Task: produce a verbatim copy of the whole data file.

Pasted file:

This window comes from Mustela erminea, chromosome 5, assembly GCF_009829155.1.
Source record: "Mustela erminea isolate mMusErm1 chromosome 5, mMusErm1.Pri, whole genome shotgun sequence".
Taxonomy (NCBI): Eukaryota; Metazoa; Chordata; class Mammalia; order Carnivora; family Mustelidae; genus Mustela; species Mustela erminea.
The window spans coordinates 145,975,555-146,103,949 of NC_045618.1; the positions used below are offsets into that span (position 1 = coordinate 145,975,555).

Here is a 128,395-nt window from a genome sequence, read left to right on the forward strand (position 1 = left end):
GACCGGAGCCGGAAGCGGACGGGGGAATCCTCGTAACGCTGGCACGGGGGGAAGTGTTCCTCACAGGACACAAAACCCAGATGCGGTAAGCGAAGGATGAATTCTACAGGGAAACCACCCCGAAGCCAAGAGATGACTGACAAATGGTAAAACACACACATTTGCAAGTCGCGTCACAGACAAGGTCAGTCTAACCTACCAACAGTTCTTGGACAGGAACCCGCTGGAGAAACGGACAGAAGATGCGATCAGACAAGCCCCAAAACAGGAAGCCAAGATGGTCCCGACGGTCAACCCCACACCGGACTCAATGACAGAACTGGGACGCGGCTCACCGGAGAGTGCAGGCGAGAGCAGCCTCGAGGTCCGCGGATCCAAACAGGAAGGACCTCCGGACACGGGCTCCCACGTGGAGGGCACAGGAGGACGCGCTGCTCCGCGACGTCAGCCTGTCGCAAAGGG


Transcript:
This window comes from Mustela erminea, chromosome 5, assembly GCF_009829155.1.
Source record: "Mustela erminea isolate mMusErm1 chromosome 5, mMusErm1.Pri, whole genome shotgun sequence".
Taxonomy (NCBI): Eukaryota; Metazoa; Chordata; class Mammalia; order Carnivora; family Mustelidae; genus Mustela; species Mustela erminea.
The window spans coordinates 145,975,555-146,103,949 of NC_045618.1; the positions used below are offsets into that span (position 1 = coordinate 145,975,555).

Here is a 128,395-nt window from a genome sequence, read left to right on the forward strand (position 1 = left end):
GACCGGAGCCGGAAGCGGACGGGGGAATCCTCGTAACGCTGGCACGGGGGGAAGTGTTCCTCACAGGACACAAAACCCAGATGCGGTAAGCGAAGGATGAATTCTACAGGGAAACCACCCCGAAGCCAAGAGATGACTGACAAATGGTAAAACACACACATTTGCAAGTCGCGTCACAGACAAGGTCAGTCTAACCTACCAACAGTTCTTGGACAGGAACCCGCTGGAGAAACGGACAGAAGATGCGATCAGACAAGCCCCAAAACAGGAAGCCAAGATGGTCCCGACGGTCAACCCCACACCGGACTCAATGACAGAACTGGGACGCGGCTCACCGGAGAGTGCAGGCGAGAGCAGCCTCGAGGTCCGCGGATCCAAACAGGAAGGACCTCCGGACACGGGCTCCCACGTGGAGGGCACAGGAGGACGCGCTGCTCCGCGACGTCAGCCTGTCGCAAAGGG